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A naughty word can get you in deep do-do these days. It may even get you banned for life. Even if there is no proof that you uttered it.
Oh, I’m not speaking of George Carlin’s famous 1972 skit, “The Seven words you can never say on Television.” Those, by today’s ever-devolving standards, are relative tame, and from I’ve heard, at least five have made it into many an Americans’ everyday vernacular.
No, I’m talking about really offensive words and phrases. Words like the other ‘F’ word – as in f*g, rhymes with gag. Or the ‘G’ word – as in g*y – rhymes with hay. I guess we’re allowed to say that. But beware to use it only to express something positive, for telling a classmate that their outfit looks “so gay” can and will get you suspended. Context is key.
And then there is the granddaddy of them all – the ‘N’ word. As we know, this is an especially caustic term. And I agree. It’s an awful word, which should never be used – by anyone. But yet it is – and quite often. It’s quite common to hear one black man use the ‘N’ word when speaking to another black man. So common has it become, that it seems almost requisite to use the term in rap and hip-hop music, videos and film. I guess the use of it is supposed to make the user feel like a bad mo-fo, and not a woefully ignorant moron.
But it’s just a word, like the millions of others we use. That may be, but don’t get caught being white and using the ‘N’ word. That one word, as well as other terms to describe blacks derogatorily can get you thrown out of a sports stadium and banned for life.
As many know, Boston has recently gotten a bad rap for being a racist city. As you may also know it is because of two incidences – both occurring at Fenway Park, the home of the Boston Red Sox, Major League Baseball team.
The first incident occurred this past Monday, May 1st, “after Orioles outfielder Adam Jones said that he was ‘called the n-word’ by Red Sox fans in a game Monday at Fenway Park.”
There is no proof this ever took place, but even so, “team and city officials in Boston released statements of contrition and concern…” Knowing Boston, I’m surprised they didn’t also offer reparations.
We on the right have been warning for years that the days of the thought and speech police/judge/jury and executioner are coming fast. Well, they’re not coming – they’re here.
NFL reporter and Boston native Albert Breer (a cracker) had the nerve to ask for proof. He tweeted that, “Is it horrible to want some proof? I dunno. I’ve probably been to 200 games at Fenway in my life. Never heard a slur yelled at a player.”
Red Sox great and Baseball Hall of Famer, Kurt Schilling, basically echoed Breer’s sentiment, although a bit more colorfully. Schilling said, “I think this is somebody creating a situation. If somebody did say, we’re going to see it and hear about it, and I would apologize to Adam Jones for doubting him, but until then, I think this is bulls–.”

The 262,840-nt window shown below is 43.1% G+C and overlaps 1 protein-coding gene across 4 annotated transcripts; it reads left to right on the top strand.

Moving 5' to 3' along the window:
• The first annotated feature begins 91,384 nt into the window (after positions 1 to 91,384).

Funny that this is the same city who practically worships a black man – one of Baseball’s most famous and popular icons – the Red Sox’s own, David “Big Papi” Ortiz.
Yet so hypersensitive are the liberals who run both the Red Sox and the city, that after another supposed “N” bomb incident, a patron was banned from Fenway Park for life.
“The fan was ejected and told not to come back to Fenway after he used a slur in speaking to another fan about the Kenyan woman who had just sung the anthem before Tuesday’s game.”
“Took my son to his first baseball game tonight,” Hennick wrote on Twitter, adding that he had “spent the day mentally defending my city” after Monday night’s game in which Baltimore Orioles outfielder Adam Jones was subjected to racial taunts and a bag of peanuts was thrown at him.
Describing the encounter with a man he described as a “middle-aged white fan,” Hennick said the fan had criticized the woman who sang the anthem by saying, “It was too long, and she n******* it up.”
“I thought that surely I’d misheard him,” Hennick wrote, saying he asked the man to repeat himself.
“Just to be clear,” Hennick said he then responded to the man, repeating his words back to him once again.
“That’s right,” the man replied, according to Hennick. “And I stand by it.”
Hennick said he “immediately found an usher and told him what transpired.”
Well isn’t that nice – and not a bit chilling. I’m not doubting that the guy said it – but so what if he did? Is this what you wish to teach your highly impressionable young son – that anytime he has feels offended by WORDS, he can and should run to the authorities? Does the word “Snowflake” strike a familiar note?
Maybe it’s high time the federal government got involved in this pandemic of offensive words and phrases. It’s time for a National Registry of approved, and more importantly banned words – and whether the word(s) is a nonindictable misdemeanor, or felony.
It may also be time to expand universal background checks to prevent further “word violence,” and to recognize and fund groups like the Coalition to Stop Word Violence, Moms Demand Action for Word Sense in America and Everytown for Word Safety.